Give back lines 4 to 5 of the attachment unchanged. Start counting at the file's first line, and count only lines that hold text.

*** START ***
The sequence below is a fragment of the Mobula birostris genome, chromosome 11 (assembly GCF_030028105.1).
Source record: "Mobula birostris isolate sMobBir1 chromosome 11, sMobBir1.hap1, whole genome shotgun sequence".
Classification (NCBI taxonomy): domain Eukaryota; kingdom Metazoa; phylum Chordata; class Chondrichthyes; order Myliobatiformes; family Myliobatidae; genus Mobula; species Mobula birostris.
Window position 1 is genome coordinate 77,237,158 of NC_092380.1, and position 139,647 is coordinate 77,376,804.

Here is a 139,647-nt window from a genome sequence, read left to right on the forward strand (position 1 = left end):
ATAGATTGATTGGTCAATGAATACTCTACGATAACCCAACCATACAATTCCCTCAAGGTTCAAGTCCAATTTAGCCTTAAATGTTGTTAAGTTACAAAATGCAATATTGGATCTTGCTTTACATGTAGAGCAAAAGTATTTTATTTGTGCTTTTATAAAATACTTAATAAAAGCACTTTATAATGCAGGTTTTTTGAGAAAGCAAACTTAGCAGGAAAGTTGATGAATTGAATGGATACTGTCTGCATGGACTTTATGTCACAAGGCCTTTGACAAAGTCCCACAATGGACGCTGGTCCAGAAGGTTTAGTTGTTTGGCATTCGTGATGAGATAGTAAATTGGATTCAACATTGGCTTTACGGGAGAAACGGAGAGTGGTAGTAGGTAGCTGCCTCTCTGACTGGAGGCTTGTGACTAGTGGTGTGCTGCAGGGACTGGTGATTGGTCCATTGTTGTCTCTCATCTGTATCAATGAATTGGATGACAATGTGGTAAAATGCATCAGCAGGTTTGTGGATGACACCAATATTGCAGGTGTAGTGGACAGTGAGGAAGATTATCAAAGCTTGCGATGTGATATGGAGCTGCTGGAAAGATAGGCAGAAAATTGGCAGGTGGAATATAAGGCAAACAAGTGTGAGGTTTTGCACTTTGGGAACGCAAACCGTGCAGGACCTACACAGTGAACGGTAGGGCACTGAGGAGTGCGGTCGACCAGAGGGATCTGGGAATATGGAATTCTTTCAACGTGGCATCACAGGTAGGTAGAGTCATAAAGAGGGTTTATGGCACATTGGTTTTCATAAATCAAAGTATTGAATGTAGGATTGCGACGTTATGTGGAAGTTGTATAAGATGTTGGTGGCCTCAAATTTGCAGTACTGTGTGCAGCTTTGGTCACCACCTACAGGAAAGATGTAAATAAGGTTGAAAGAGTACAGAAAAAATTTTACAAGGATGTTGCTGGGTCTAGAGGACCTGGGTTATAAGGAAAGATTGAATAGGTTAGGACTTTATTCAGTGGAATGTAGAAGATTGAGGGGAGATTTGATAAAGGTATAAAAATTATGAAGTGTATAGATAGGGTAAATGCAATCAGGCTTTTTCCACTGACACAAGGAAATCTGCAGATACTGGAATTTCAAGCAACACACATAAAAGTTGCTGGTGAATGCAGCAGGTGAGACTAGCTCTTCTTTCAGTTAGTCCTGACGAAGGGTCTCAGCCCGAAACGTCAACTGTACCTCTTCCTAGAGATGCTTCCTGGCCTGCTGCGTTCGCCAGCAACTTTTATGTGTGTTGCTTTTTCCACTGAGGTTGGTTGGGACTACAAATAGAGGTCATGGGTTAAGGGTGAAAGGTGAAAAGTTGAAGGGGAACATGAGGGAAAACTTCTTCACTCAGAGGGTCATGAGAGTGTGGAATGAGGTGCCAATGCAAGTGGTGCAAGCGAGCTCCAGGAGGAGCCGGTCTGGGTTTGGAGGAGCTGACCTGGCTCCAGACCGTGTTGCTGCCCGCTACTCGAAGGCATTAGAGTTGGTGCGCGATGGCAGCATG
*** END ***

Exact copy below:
Window position 1 is genome coordinate 77,237,158 of NC_092380.1, and position 139,647 is coordinate 77,376,804.

Here is a 139,647-nt window from a genome sequence, read left to right on the forward strand (position 1 = left end):